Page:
turning < fat cat > into < cat >.
CAN MODERN HUMANS BENEFIT FROM RETURNING TO THE EATING & LIFESTYLE HABITS OF THE EARLY HOMININS?
proposal: over the course of seven months (207 days), researcher will act as own test subject & attempt to duplicate as closely as possible the living conditions of early hominids.
she loses pound after pound, even guys begin noticing & asking her out. it works! cat feels better than ever.
i thought the book would be fun. so, yes i was a little bit more than surprised at its deepness.
how do we see ourselves? how do others see ourselves? what does beauty truly mean?
these and more questions are explored in this book.
once upon a time, i saw this episode in mtv made about a filled-out girl wanting to win a model contest. and there was this mentor (?) of hers who told her: "don't love yourself fat? then you won't love yourself thin either!" which i thought was a good statement.
skin confidence leads to self confidence when you believe in yourself and science, miracles can happen.
kate is an appealing but not overly-idealized heroine, and a smattering of eastern european and roma (gypsy) folklore and tradition gives the book sh kate is an appealing but not overly-idealized heroine, and a smattering of eastern european and roma (gypsy) folklore and tradition gives the book shape. mostly, though, it’s about human nature: suspicion, desperation, family loyalty, mob mentality. to an adult reader, it’s a mite predictable, but not in particularly frustrating way; it didn’t feel like kate was being daft by not putting things together, it just felt like the reader had a longer view of the situation. kate had immediate concerns to distract her; the reader is looking for the big picture. the only significant flaw is the ending; it feels a bit too neat, and there are enough sudden changes to make the reader feel a bit jerked-around. still, it’s a beautiful, gripping novel. [ thebooleyhouse ] ...more
somewhere along the lines of the virgin suicides, only with a less detached point of view and also more positive, i think because of it's hopeful notesomewhere along the lines of the virgin suicides, only with a less detached point of view and also more positive, i think because of it's hopeful note and the promise of good things to happen.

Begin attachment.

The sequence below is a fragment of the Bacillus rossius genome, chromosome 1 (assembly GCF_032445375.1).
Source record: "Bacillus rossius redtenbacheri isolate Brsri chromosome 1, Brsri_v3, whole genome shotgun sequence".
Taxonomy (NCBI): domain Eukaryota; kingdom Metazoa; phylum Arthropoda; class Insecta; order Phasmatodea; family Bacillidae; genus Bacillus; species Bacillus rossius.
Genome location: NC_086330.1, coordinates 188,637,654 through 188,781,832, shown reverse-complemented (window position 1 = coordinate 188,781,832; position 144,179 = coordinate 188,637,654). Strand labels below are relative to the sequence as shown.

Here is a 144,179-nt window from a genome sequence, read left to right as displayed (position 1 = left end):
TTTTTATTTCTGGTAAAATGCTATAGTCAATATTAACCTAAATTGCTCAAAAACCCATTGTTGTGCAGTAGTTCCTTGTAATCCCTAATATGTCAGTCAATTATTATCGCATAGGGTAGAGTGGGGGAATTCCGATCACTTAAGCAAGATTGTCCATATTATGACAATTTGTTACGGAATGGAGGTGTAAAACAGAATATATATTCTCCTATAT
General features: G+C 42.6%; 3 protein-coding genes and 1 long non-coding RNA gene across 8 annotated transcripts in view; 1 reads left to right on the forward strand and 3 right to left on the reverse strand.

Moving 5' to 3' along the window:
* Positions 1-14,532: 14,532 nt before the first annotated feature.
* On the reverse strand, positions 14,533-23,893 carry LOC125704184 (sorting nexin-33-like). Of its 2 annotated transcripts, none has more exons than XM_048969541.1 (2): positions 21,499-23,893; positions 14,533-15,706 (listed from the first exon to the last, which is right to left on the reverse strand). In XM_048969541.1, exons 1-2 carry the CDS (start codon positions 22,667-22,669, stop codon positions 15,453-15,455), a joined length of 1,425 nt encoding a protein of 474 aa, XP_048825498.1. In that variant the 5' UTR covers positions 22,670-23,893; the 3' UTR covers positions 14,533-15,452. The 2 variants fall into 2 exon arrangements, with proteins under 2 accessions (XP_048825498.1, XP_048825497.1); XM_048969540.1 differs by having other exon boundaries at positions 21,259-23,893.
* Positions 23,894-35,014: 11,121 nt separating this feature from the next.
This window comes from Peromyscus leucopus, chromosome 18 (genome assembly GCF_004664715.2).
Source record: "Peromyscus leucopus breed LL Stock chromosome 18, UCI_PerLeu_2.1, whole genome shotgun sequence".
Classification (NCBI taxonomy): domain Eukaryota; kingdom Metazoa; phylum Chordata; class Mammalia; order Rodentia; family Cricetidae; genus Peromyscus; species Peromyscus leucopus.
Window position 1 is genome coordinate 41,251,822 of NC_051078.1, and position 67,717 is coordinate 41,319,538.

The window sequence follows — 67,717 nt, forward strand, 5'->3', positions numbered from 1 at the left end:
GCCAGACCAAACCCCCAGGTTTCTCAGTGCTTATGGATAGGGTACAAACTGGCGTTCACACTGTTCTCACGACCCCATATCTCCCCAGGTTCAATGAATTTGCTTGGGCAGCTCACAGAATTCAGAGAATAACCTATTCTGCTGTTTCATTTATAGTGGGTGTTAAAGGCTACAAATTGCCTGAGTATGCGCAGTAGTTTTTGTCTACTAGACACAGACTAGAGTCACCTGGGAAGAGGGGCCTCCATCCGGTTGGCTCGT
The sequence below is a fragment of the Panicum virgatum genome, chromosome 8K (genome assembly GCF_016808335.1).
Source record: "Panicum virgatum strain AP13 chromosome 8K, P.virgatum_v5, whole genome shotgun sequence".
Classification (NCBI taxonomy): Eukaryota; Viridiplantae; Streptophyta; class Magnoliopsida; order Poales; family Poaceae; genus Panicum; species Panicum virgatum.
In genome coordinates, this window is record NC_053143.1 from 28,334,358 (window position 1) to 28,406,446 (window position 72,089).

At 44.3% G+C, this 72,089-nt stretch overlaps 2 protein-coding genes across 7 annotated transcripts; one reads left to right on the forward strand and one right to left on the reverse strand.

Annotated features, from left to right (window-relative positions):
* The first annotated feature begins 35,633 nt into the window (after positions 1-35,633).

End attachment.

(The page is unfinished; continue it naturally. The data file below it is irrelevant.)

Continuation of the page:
and if that doesn't win you over, hold still has wonderful little doodles scattered all over the book by mia nolting!...more
A whimsical and refreshingly honest coming of age story about the blossoming sexuality of a teenage girl, based ofilm pairing:
TURN ME ON, (GOD)DAMMIT!
A whimsical and refreshingly honest coming of age story about the blossoming sexuality of a teenage girl, based on the novel by Olaug Nilssen.
15-year-old Alma (Helene Bergsholm) is consumed by her out-of-control hormones and fantasies that range from sweetly romantic images of Artur, the boyfriend she yearns for, to down-and-dirty daydreams about practically everybody she lays eyes on. Alma and her best friend Sara live in an insufferably boring little town in the hinterlands of Norway called Skoddeheimen, a place they loathe so much that every time their school bus passes the sign that names it, they routinely flip it off. After Alma has a stimulating yet awkward encounter with Artur, she makes the mistake of telling her incredulous friends, who ostracize her at school, until Sara can’t even be seen with her. At home, Alma’s single mother is overwhelmed and embarrassed by her daughter’s extravagant phone sex bills and wears earplugs to muffle Alma’s round-the-clock acts of self-gratification. Throughout, the complexities of Alma’s burgeoning sexuality are compassionately rendered by Systad Jacobsen with a frankness that always rings true, as does first-time actress Helene Bergsholm’s funny and moving performance as Alma.
Laced with warmth and quirky humor, Turn Me On, Dammit! is a light-hearted take on a story that is told so often about boys and so rarely about teenage girls. [ click ] [ review ]...more